Home. School.

There is an album on my phone where I keep favorite photos. Little snaps of my life, forever preserved under glass. These photographs have nothing on the images I used to create. Once upon a time I made beautiful pieces of art, losing myself in the creative process for hours. With fractional movements I pieced together delicate 2-dimensional interpretations of the beauty before me. Time was not an object when presented with something as complex as a flower. I could spend hours exploring a single petal.

The photographs then told a story less about themselves, and more about their creator. Each image another abstract representation of how I saw life before me. Moving, vibrant, and a precious silence in the soft moments surrounding me.

But now the still moments are scarce. I have subjects that do not tolerate my preferred pace. Unlike flowers, my little stones do not pause for the camera. They run, zoom, fidget, kick, bounce, and gallop their way into my heart. So my snapshots are quick. Rationed, even. I make due with what I’ve got, capturing what I can, with the camera in my pocket.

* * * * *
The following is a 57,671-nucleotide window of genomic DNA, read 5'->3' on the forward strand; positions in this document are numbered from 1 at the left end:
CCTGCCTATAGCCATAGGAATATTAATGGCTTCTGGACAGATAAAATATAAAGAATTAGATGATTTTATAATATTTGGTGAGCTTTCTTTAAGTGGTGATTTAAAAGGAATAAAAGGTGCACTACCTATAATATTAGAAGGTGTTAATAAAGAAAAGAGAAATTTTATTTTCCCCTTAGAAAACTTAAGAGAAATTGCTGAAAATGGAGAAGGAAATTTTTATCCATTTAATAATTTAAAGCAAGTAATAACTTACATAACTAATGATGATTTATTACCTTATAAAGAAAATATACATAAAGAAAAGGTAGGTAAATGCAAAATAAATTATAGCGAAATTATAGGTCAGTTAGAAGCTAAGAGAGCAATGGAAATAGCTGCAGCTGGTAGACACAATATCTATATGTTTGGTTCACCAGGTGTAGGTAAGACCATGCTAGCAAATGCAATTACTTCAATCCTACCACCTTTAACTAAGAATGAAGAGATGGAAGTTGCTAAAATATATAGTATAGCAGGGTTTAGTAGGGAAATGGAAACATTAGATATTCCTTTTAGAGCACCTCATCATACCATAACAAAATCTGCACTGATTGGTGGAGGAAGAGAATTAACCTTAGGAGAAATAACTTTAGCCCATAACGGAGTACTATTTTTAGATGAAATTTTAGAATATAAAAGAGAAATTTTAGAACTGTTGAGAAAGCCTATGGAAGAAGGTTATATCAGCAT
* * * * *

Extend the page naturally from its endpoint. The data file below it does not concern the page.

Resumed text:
These images tell a different story.

Sometimes one of mess. Or of accomplishment. Togetherness, humor, pride. All inconspicuous mile-markers that will define our life in the years to come. The pictures now sometimes show a life well lived; always a life well lived in.

Every day, I find that I get a little more comfortable with the new medium in my hands. A little more natural. A few more years, and I think I just might be able to do this.

 

As I sort through the collage I see all the benefits of the path we have handpicked. Hidden in the expressions are sparks of learning, work done together, and a gentle handing down of the truths that define our life.                    

These pictures convey a very steady rhythm; a beat to our life that brings cohesiveness. There are smiles, projects, messy hands and messy hair, and often there is a tired mom behind the camera. But perhaps more importantly, these snapshots convey our choice to be together. Not one of default, but of careful selection. They show a conscious commitment to a lifestyle of learning, and ultimately, a legacy in the making.

 

I call the album “homeschooling”. But the best part? When I look through it, I cannot tell the difference between home and school.  For us, one no longer exists without the other.

 

 

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